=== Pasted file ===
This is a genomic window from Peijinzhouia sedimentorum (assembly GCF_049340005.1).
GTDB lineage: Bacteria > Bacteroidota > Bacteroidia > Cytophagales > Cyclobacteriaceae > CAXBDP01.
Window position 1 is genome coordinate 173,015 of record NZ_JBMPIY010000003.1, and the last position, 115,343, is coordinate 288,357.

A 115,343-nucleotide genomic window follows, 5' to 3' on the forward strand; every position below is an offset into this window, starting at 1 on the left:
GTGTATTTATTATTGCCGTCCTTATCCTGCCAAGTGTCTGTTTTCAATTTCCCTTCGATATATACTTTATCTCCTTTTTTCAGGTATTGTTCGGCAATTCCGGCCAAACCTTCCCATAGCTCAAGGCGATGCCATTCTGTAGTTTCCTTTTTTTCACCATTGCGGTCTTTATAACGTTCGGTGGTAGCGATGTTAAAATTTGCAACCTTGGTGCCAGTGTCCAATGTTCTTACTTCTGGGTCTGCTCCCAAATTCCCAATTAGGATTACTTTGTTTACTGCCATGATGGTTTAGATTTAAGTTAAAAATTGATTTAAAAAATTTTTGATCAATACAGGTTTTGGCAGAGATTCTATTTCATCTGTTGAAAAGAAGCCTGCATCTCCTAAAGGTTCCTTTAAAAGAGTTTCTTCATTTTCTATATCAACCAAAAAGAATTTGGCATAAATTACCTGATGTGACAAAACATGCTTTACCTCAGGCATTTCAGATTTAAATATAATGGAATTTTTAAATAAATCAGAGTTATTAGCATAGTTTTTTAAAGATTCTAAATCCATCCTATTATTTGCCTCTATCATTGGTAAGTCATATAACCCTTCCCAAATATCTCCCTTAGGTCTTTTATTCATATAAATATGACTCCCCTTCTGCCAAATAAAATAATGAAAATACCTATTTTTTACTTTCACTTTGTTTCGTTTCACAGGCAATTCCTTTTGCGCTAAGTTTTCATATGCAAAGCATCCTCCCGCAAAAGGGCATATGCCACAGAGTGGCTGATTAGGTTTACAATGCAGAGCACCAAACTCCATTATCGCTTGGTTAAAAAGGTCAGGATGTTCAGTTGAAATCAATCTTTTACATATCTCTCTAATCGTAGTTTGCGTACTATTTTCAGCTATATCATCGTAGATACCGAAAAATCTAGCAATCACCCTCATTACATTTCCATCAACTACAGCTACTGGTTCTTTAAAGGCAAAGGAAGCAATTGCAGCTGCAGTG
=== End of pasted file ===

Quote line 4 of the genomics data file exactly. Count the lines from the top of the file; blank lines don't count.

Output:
A 115,343-nucleotide genomic window follows, 5' to 3' on the forward strand; every position below is an offset into this window, starting at 1 on the left: